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CZECH REPUBLIC 3, US 0

Flat feet

Listless US team drilled by Czechs in opening game

A rocket shot off the head of the Czech Republic’s Jan Koller (right) nearly tears a hole in the net as US keeper Kasey Keller makes a futile attempt to block it.
A rocket shot off the head of the Czech Republic’s Jan Koller (right) nearly tears a hole in the net as US keeper Kasey Keller makes a futile attempt to block it. (AP Photo)

GELSENKIRCHEN, Germany -- The US soccer team is no longer accustomed to losing, at least not this way, looking disoriented and unsettled as opposed to simply outplayed.

Most World Cup road maps would indicate that the Czech Republic's 3-0 drubbing of the US yesterday means the Americans won't be able to get anywhere even if they locate their compass. Italy, with a win in the pocket, looms Saturday, and unless there is a terrific mathematical or competitive anomaly in Group E, the US is now obligated to win that match and the one against Ghana next week to advance out of group play.

These US players, touted as the most professional group of Americans ever assembled for this tournament, will have to try to put the subpar outing behind them quickly.

``I think mentally we have to approach [Italy] a little differently, where we're willing to throw the kitchen sink to get a result," said defensive midfielder Pablo Mastroeni. ``I don't think that's what we did today. At times, I felt like we were just all stranded out there a little bit."

Mastroeni and several teammates agreed that they never recovered from the bullet-like header that towering Czech forward Jan Koller fired in from 6 yards out past goalkeeper Kasey Keller in the fifth minute.

Playmaker Tomas Rosicky found the net twice more, with spectacular long-range shots in the 36th and 76th minutes, and incandescent midfielder Pavel Nedved pulled his usual sorcerer's routine, materializing in different places at just the right moment to take or make the right pass.

``If you go out there and put together a few nice passes early in the game, everyone catches the bug and starts playing well," Mastroeni said. ``And the reverse of that [is true]. If you get a goal scored on you, and no one wants the ball and everyone's kind of shying away from it and not getting it, it's contagious.

``The early goal is kind of like waking up on the wrong side of the bed."

US coach Bruce Arena's day certainly wasn't one for the scrapbook.

``We have to make sure the Czech Republic doesn't beat us twice," he said, smiling through gritted teeth in a postmatch television interview. ``We'll have to get a better performance out of a number of individuals. That's the challenge. It's a great challenge."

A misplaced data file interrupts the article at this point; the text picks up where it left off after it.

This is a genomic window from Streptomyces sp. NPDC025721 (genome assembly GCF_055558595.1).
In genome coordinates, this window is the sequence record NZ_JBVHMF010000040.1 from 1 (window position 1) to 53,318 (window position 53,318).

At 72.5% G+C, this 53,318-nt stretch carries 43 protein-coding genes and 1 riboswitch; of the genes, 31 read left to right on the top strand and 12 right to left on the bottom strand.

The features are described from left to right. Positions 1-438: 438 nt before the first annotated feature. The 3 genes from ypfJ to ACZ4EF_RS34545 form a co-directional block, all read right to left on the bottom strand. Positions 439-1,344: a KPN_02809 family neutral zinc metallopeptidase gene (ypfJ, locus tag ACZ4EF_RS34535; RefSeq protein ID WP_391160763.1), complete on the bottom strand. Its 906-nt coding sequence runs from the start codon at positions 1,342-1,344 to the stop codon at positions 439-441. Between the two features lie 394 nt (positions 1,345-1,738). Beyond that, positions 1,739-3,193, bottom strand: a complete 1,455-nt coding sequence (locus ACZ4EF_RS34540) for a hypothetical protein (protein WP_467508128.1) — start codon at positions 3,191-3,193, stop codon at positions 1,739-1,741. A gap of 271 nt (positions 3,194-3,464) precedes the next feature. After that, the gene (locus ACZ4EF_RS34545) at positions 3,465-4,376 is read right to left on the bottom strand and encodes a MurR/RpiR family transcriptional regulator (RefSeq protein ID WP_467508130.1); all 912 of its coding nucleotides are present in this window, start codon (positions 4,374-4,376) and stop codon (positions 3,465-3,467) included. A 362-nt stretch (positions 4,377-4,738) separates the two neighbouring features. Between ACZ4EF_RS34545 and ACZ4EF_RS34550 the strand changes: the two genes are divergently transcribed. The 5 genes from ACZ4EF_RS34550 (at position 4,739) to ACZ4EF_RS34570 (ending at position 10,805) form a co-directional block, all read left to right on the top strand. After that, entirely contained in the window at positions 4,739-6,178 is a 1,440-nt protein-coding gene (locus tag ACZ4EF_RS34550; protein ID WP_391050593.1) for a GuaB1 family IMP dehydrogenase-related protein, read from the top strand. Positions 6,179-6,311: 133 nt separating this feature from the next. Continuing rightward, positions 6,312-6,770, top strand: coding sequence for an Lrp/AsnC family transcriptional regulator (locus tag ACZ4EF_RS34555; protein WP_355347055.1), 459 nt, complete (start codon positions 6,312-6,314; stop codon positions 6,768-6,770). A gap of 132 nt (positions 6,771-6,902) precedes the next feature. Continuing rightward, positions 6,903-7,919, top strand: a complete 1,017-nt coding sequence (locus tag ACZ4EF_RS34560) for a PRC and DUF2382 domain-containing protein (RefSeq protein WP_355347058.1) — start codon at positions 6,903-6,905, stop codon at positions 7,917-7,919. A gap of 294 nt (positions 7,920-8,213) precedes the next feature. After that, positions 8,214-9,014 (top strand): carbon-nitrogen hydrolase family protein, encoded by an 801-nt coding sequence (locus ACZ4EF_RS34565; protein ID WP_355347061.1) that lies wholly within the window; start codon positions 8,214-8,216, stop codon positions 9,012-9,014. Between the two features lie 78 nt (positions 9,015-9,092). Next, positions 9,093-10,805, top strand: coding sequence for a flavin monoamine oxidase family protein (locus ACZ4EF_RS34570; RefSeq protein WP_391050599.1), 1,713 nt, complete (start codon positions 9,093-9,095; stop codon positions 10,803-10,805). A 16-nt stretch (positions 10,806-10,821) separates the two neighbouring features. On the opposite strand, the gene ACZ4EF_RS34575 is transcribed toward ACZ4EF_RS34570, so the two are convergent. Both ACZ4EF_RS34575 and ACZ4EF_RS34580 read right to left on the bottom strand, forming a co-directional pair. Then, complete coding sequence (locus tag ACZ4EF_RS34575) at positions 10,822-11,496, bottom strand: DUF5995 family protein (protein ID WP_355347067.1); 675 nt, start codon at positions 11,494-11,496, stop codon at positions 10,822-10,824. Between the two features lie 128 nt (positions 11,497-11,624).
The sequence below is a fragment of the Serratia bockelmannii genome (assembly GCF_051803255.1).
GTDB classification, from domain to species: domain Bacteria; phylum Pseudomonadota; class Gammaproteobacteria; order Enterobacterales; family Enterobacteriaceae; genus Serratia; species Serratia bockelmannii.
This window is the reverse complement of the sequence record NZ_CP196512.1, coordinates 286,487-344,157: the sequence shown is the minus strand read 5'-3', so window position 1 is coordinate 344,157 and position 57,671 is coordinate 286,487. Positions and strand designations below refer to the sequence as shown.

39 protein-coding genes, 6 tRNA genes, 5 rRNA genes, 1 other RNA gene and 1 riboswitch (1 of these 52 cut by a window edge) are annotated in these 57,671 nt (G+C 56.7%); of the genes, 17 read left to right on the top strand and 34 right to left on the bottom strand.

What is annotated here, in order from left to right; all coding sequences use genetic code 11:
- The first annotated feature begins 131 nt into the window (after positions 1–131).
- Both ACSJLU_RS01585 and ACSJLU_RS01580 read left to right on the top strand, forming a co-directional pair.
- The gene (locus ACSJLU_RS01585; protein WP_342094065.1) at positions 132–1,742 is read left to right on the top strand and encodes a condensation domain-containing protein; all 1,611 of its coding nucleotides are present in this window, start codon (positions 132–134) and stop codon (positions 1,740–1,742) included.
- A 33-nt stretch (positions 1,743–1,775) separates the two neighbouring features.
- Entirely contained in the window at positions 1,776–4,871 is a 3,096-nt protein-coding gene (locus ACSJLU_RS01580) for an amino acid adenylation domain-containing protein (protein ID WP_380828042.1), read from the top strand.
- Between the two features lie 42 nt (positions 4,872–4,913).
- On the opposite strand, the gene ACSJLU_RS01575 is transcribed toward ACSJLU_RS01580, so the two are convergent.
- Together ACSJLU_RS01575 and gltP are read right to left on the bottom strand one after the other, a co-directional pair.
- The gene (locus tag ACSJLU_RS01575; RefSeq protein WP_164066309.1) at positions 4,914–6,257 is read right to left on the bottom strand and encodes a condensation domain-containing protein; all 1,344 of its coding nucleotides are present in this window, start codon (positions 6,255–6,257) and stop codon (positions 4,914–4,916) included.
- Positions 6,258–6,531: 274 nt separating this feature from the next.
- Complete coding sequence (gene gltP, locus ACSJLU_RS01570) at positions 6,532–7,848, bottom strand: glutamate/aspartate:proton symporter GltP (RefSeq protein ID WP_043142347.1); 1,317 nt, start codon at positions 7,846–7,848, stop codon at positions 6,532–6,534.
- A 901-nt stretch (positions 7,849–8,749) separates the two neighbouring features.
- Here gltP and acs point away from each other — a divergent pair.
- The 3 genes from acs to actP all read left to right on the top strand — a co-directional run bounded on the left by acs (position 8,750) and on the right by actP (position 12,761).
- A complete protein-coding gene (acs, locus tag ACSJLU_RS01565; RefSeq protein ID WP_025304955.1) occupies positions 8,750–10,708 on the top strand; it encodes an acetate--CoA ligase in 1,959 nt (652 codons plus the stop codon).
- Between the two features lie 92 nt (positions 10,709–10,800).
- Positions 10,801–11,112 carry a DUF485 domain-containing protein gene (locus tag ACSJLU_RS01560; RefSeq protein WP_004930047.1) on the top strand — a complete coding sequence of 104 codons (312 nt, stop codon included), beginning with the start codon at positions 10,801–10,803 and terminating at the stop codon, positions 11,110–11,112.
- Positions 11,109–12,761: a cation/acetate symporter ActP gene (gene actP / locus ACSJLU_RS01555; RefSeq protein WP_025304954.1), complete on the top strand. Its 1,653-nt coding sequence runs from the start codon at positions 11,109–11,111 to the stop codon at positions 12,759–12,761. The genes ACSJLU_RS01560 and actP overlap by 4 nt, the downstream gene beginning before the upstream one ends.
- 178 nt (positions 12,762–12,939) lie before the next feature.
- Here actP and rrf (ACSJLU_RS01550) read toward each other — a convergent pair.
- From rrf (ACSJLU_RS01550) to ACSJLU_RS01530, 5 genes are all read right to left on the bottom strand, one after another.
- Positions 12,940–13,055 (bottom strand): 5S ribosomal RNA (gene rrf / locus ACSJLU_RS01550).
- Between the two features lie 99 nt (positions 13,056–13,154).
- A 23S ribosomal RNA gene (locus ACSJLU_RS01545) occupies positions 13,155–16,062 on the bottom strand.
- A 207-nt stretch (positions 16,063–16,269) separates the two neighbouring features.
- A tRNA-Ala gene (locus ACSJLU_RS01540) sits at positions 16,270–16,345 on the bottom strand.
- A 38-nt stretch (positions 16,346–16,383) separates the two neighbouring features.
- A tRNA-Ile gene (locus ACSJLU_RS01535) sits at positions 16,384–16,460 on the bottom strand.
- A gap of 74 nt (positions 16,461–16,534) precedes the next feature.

The coach apparently doesn't intend to take on that challenge indirectly. Arena almost never disparages players publicly, but he mentioned several of them for blunt criticism in a separate press conference.

He had particularly harsh words for midfielders DaMarcus Beasley and Landon Donovan, the two young players who keyed the team's run to the 2002 World Cup quarterfinals. Arena also picked at Keller for missing a punt intended for midfielder Bobby Convey, a mishap that started the sequence that led to Koller's goal.

Being soccer players, they kicked back.

Beasley started on the right flank -- not his preferred side -- and looked listless and overmatched for most of the game. He complained about the shift to a three-man back line in the second half, which he said left him smothered by Czech defenders.

``I don't know what [Arena] wants me to do," said Beasley, who doesn't expect to start Saturday, given the coach's comments. ``Maybe next time I'll play striker, then see what happens."

Keller, who had no chance to stop any of the Czech goals, made no excuses about the errant pass.

``It wasn't like I rolled the ball out in front of the goal and let them just volley it in," Keller said. ``Sure, in hindsight you can always do something different. That's the reason they call it hindsight."

Keller said his prevailing emotion was ``serious disappointment" rather than shock at being defeated by the world's second-ranked team.

``We're disappointed with the way we lost," he said. ``We're disappointed that we didn't put them under more pressure, that we didn't really compete for second balls the way we know we can.

``I know we can play better, and I know we will."

The Czech back line was near-impenetrable. US captain Claudio Reyna had his team's only truly dangerous shot when he picked off a loose ball in his own end, passed it off, took it back about 23 yards out, and whacked it at the net in the 28th minute. The ball ricocheted off the inside of the right post and back out, taking with it any nascent US momentum.

Reyna looked crisp and fit despite a recent layoff due to a strained hamstring. He said he was confident Beasley and Donovan would rebound.

``I think we all have the same pressure," Reyna said. ``I don't think it's up to them to do anything more. Last time they were surprises and they're not this time. I said it before the World Cup: They're the ones who are going to be marked very tightly. Whenever they got the ball, [the Czechs] swarmed them.

``We have five days to put it right. We can't wait months or years to get better. We have to get better quickly, and I think we can do that."

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